Don’t panic…your ERP solution will scale…probably.

Have you ever caught yourself lying in bed, staring at the ceiling and worrying about work? Or maybe the barista has asked for your coffee order three times but you haven’t noticed because you’re daydreaming about a new ERP solution. You need one that will support your company’s growth into new global markets, tear down the regional silos, and finally clean up the customization mess. You know there are always challenges with implementing a new system—so would a global ERP template help, or just compound that risk and the cost?

When you finally make the decision to change your overall ERP solution, there comes a point when you need to decide whether deploying a global ERP template across multiple sites, divisions, and regions is worth it or not. The answer to this question will ultimately drive the overall strategy of pretty much every design, development, and deployment decision to come. Not to mention the long-term support of the solution going forward.

You can see why it’s not a question to take lightly.

While defining a global ERP template can reduce implementation and operational costs, and harmonize processes across business units and regions, it certainly isn’t without its own risk or cost. Here are three of the many points to consider when deciding if a global template is right for your organization:

Organizational/Product Diversity

Cat OFfice

Is this your organization? If so, a global template may not be for you.

The first thing you can do may be the easiest or hardest thing to accomplish: evaluate your organization with as little bias as possible. Is getting everyone to agree on a topic like herding sheep, or is it more like wrangling cats? The more centralized the decision-making processes are, the better a fit your organization is for a global template. The more autonomous the management structure is across regions, the greater the challenges you will face trying to standardize these regions to fit the mold of a global template.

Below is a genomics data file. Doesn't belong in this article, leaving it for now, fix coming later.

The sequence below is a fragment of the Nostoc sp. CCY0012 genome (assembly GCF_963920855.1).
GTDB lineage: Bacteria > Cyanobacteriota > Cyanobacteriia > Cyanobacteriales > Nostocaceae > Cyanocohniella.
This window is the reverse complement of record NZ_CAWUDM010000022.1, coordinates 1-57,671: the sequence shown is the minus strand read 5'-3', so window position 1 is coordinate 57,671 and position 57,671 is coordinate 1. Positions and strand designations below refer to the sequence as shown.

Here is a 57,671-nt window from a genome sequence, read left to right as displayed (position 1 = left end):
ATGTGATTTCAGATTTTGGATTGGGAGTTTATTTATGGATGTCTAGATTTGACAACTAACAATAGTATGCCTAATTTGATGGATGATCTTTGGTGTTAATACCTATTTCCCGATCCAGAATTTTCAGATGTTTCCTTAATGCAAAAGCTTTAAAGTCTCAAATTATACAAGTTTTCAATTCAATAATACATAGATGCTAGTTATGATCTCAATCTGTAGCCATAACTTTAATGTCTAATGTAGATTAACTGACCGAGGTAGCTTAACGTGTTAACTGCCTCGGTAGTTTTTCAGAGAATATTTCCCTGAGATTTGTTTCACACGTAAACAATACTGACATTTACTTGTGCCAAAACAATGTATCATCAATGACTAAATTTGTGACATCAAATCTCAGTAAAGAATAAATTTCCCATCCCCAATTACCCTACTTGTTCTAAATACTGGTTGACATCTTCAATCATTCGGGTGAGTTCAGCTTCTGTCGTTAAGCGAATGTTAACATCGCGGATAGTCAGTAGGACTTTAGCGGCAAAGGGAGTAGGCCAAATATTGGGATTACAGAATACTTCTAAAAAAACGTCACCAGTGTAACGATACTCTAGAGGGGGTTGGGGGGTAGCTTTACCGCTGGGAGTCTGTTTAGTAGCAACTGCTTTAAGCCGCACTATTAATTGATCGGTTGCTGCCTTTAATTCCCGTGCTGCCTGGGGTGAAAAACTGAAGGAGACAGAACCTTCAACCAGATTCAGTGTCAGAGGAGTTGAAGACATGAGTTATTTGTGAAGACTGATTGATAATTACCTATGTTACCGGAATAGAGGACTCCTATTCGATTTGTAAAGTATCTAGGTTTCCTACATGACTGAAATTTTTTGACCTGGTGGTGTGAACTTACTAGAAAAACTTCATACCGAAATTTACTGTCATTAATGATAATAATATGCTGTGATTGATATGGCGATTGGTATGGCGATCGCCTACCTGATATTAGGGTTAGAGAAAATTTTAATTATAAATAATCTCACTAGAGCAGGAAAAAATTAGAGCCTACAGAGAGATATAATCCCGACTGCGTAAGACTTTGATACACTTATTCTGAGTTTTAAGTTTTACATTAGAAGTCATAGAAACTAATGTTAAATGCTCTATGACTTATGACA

Also realize that such centralization may not be necessary for all business functions. Some internal facing workflows such as finance, may be more suitable for a global template, while external facing workflows, such as order to cash, may be less suitable.

One more point to consider—how similar are the products manufactured across the divisions of your business? If each division makes similar products, it will be easier to implement a global template, whereas a varying set of products might not lend itself as well to such a project.

Cost Justification

You will also want to consider the true return on investment for such an initiative. There needs to be a pretty compelling business case to support this kind of undertaking. Let’s be frank: implementing a global template is hard. It’s a consensus-driven design process that needs to be justified by a realistic ROI. Although a global system creates a consensus across diverse business units and regions, provides a more accurate and consistent view of the global business, and is less expensive to support and maintain, the actual implementation will be more costly and complex at the front end of the implementation. That investment needs to be weighed against the benefits of a global template.


Finally, take stock of whether there is a global infrastructure in place to support such an endeavor. If you are truly running one global template from one instance of the database, users from all over the world will need access at various times of day. This means having reliable and reasonably fast connections for those remote users, as well as round-the-clock support for them if issues arise. You’ll need to consider peak user load times and whether your infrastructure can handle the volume at max capacity. Without such an infrastructure, the template may simply be an interesting yet unachievable idea.

These points aren’t meant to scare anyone away from implementing a global template. They are just three considerations to weigh before a final decision can be made. However, if you can honestly assess the state of your global infrastructure, the sheep-to-cat ratio of your brand, and can justify the upfront cost and effort, you’re well on your way to making an informed decision about what’s right for you. As for the rest of the things to consider—that’s where Sunrise Technologies comes in.